Nick: Yeah. So, so what was the motivation to launch #SignalFire and sort of what’s the, the focus area?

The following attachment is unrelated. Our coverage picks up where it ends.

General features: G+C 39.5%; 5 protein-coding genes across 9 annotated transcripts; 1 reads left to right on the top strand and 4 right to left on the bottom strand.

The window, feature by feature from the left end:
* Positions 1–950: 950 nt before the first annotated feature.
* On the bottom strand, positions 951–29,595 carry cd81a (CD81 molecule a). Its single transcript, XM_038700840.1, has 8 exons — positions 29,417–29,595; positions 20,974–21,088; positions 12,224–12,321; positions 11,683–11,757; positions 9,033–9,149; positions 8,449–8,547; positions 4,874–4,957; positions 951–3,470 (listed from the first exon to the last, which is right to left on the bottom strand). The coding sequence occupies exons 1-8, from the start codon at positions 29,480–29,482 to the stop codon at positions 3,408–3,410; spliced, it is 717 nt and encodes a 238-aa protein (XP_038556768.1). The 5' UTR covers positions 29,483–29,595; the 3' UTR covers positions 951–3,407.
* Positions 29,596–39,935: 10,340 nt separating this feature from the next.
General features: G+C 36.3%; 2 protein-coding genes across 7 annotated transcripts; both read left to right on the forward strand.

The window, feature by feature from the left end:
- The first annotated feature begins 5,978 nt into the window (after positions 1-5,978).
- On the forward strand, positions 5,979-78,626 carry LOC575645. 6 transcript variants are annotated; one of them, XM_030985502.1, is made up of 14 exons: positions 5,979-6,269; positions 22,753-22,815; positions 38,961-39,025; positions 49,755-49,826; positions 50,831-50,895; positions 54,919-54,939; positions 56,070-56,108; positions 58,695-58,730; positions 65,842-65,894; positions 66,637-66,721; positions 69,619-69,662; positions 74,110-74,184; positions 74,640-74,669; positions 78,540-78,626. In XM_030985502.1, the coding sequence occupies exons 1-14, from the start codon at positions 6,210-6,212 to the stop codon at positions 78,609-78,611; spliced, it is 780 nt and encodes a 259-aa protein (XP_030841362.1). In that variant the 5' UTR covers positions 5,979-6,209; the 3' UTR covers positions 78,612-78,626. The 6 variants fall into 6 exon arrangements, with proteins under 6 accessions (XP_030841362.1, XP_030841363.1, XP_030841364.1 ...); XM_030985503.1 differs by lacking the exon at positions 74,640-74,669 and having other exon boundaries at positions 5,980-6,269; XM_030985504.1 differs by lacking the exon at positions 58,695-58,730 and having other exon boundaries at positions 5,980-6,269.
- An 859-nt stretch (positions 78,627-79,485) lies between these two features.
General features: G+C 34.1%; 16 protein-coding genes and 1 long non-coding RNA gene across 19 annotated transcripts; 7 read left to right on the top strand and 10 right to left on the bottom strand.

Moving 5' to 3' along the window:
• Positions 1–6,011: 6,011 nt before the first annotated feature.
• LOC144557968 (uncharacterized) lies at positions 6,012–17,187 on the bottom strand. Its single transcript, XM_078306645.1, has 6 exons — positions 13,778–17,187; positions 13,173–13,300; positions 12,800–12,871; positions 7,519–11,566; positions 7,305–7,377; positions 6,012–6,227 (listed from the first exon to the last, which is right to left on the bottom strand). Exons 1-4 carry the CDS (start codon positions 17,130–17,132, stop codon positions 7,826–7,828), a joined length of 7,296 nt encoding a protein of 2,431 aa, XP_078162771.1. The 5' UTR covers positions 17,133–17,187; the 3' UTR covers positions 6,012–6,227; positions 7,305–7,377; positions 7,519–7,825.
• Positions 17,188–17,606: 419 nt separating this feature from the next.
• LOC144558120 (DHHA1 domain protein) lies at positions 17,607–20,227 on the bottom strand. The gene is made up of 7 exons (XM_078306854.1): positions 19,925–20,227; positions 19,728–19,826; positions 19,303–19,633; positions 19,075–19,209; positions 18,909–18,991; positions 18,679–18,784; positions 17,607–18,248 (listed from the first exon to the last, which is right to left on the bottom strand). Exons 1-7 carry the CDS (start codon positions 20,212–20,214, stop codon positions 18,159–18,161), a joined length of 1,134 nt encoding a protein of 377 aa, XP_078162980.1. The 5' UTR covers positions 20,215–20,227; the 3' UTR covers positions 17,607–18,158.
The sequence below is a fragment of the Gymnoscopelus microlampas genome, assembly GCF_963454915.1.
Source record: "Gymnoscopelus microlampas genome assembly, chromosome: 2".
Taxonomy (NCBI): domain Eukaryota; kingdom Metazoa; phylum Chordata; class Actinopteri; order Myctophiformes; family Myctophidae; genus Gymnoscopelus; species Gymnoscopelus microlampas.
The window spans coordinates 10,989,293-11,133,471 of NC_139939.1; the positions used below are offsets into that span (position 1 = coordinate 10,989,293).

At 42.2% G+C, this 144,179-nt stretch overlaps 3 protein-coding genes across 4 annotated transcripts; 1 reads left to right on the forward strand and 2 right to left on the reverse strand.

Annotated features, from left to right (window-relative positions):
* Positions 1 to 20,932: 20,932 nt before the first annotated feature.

Chris: Yeah. So, you know, when I, when I looked at venture, basically almost every major fund was organized like a money management firm. I had a number of partners that came together on Mondays and would all sit around the table and talk about deals, you know, have companies present, etc. They’d run to the four winds and just sort of, you know, meet with companies, go to board meetings, etc. the other four days of the week and then circle back on Mondays again. And, you know, it, it was very much like a team in sport of the sense of tennis, where you, you know, you were individual players and you sort of tally up the score at the end of the day to see whether you’d won the tournament or not. And, you know, coming from an entrepreneurial background, I was always interested in, in being more of a team player and, and that approach. So I often tell, you know, folks that, that we play soccer when most of the rest of venture industry plays tennis. And, and we’re just constantly passing back and forth. So it’s not a single point of contact with the company. It’s more, you know, a whole team approach. And by that, you know, to me it doesn’t make any sense to have, you know, a general partner who’s, you know, a senior investor be sort of the only support infrastructure around a company. And so we, you know, a lot of firms have a little bit of recruiting or what not in their portfolio support. And it’s become more in vogue since #Andreessen Horowitz frankly forced the whole industry’s hand. But, you know, we’ve believed in that from, from even before #Andreessen existed. And have, have a number of dedicated people in, in, in lots of different functions. So I certainly don’t try to be the only touchpoint with companies. We have data scientists that deploy to our companies to help them on, you know, engineering and have a talent agency in house where, you know, we’ll do full blown recruiting not just routing to other research firms. We build systems to support our companies etc. And so what we really try to do is build a systematic approach that allows us to offer a higher level of support for companies from sort of inception all the way to the public markets. And, you know, that’s really hard to do on a seed fund. Needless to say management fee is, is, is quite low for these small funds, which is why it’s not that other, other investors don’t have similar intentions but, you know, they, they, they work off a model where, you know, their, their primary revenue source is management fee. And so as a result of that they, they, they don’t have a lot of infrastructure. It’s usually two, two guys and a dog that, you know, at the seed stage. And there’s only a handful of firms that have scaled beyond that. From our perspective we take a hybrid approach. We, you know, we have an engineering systems driven sort of approach to, to what we do. And actually have a hybrid model where we end up advising a lot of later stage investors in the public markets like the fidelities of the world as well as a number of corporate, you know, Fortune 100s, about 25 of the Fortune 100 have been clients over the last few years, trying to understand the startup landscape and what not. So we take the massive amounts of data that we collect with the systems and use that proprietarily for our own venture activity and then also use it to help paint the landscape for, for other constituents that are non competitive with us that help to advertise the, the heavy expense of building up all this infrastructure. So it’s a, it’s a totally new approach to venture that’s much more of a sort of an operating company type approach than the traditional sort of money management structure of most VC funds.